Thousands of Iowa residents divorce every year. One of the biggest issues in any split is the division of assets. For most couples, after their primary residence, their retirement accounts are their largest asset. Dividing these can be complicated. The type of retirement financial instrument will also impact the way that it’s divided. For example, 401(k)s are handled differently than pensions.
Qualified domestic relations orders
A QDRO is the order a family court judge uses to let a plan administrator or financial institution know that a pension or 401(k) is being divided. The spouses themselves are unable to change the designations on these instruments to make this happen. It’s usually easier to understand the division of an account like a 401(k), which has a balance. Pension plans work differently. A financial professional is often consulted to figure out what the future benefits are worth in today’s dollars.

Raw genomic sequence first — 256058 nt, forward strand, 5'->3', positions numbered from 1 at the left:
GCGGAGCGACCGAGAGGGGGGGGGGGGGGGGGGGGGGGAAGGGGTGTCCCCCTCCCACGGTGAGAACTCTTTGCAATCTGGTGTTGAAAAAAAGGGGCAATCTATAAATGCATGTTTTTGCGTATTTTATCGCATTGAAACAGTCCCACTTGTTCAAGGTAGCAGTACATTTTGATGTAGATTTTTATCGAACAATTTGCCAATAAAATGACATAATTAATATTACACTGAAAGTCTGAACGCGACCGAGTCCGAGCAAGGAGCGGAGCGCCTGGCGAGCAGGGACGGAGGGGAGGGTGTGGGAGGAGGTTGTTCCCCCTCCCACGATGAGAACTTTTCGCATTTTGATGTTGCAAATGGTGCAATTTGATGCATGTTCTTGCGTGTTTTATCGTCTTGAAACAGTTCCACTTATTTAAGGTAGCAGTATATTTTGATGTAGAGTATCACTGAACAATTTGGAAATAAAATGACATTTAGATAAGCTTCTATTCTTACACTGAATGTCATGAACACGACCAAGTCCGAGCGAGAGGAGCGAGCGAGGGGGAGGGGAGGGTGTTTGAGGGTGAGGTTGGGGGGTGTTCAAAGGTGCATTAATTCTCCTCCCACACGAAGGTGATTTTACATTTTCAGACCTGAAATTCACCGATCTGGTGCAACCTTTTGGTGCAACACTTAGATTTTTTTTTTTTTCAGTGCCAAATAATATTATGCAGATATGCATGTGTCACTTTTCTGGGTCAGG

Dividing other assets
IRAs are different, because they are designed to be managed by individuals. When dividing an IRA in a divorce proceeding, the account holder will provide a copy of the divorce agreement to the financial institution. Then the account will be divided as outlined in the document. A financial advisor may be able to help you understand what the best way to receive the funds will be. Some individuals want cash, but this can incur taxes. It may be better to have funds transferred to a Roth IRA.
Finally, in some cases it may be possible to agree not to divide a couple’s retirement accounts. For example, in some divorces, someone may decide that they’d be willing to take the house in exchange for not receiving any retirement benefits. Their ex may be willing to accept that, rather than going through the process of selling the house and dividing the proceeds. When it comes to dividing retirement accounts, it’s a good idea to understand what it is that you want going in. Be willing to negotiate for it.